Anonymous May 2, 2020 at 6:00 AM, I think you are too pessimistic about libertarians and the libertarian adjacent. Libertarians saw that China got a lot freer after the fall of the Gang of Four, and lots of ordinary people got a lot richer. Everyone has a direction they want history to go and libertarians saw if going their way. They hoped and expected that it would continue. Tanner has been pointing out that the direction changed back at the beginning of the century. Most libertarians don't see that. And to be fair, lots of other Americans don't either. But there may now be catch-up learning going on.
In response to being mentioned on the twitter and all, I have to say it's not so much that I "Don't like it", in the sense of "No fraternizing with the outgroup, Greer!". I just don't think it'll work, from numerous interactions with a fairly representative set of these people. The above are just the most common set of objections they on-rote trot out in response, and the most common set of assumptions lurking behind those.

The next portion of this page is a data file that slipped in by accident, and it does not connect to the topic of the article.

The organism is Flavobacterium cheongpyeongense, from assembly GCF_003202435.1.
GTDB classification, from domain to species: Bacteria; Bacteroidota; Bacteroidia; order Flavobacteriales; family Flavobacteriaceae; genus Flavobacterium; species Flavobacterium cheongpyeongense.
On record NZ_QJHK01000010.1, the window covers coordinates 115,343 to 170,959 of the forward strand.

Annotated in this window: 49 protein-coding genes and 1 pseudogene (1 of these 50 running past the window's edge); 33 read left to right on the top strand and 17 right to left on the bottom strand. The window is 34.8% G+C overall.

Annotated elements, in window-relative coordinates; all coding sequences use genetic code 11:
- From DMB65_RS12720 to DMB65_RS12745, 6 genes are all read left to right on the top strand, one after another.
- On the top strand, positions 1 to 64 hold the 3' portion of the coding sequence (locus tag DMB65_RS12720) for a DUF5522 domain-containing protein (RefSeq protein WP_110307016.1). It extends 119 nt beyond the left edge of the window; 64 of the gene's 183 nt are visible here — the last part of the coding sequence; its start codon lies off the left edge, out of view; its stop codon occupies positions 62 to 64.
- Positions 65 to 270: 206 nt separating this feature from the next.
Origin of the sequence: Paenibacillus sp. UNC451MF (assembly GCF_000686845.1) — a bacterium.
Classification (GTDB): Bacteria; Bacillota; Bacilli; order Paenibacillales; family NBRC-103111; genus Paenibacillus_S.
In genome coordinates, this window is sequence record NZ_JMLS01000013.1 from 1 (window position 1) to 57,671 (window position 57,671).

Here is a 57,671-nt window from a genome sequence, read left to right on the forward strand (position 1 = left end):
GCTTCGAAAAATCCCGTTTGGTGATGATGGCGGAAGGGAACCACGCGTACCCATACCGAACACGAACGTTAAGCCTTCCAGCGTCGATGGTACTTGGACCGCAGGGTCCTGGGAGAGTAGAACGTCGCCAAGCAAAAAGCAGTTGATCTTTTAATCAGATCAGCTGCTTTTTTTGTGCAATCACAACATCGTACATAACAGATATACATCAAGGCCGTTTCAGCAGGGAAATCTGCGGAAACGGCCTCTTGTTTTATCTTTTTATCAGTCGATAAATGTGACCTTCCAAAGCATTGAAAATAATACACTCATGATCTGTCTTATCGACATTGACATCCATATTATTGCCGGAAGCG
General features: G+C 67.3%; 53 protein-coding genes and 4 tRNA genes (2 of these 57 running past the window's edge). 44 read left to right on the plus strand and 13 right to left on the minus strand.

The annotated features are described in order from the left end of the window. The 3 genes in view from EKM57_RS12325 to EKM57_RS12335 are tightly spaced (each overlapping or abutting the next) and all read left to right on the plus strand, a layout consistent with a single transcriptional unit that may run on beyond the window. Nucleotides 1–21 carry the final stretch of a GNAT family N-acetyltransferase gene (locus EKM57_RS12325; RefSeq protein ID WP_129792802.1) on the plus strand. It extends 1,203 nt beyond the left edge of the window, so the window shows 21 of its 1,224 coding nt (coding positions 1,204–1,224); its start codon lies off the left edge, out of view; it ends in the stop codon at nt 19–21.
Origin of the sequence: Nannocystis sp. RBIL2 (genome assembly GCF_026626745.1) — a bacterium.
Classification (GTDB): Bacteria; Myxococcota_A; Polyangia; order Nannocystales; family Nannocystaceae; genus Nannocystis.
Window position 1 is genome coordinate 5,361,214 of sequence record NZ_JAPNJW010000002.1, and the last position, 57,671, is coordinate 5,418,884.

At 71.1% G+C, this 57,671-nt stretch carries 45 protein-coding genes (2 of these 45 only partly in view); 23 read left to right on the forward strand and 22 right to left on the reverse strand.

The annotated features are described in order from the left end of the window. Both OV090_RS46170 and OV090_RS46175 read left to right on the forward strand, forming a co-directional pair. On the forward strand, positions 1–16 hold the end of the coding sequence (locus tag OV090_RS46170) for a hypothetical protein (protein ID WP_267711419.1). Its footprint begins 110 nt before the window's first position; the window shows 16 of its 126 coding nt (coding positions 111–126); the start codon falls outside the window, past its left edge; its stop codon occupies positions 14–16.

But perhaps I'm being skeptical in the wrong direction, and they will be much more receptive to someone who is perhaps flattering them a bit more and speaking with authority, with a nominal alliance with their movement's current dominant think tank. Someone not publicly calling them a bunch of idiots who were behind the curve on a topic where the unthinking herd was a bit in front of them in its sentiments. Maybe it was the messenger that was the problem.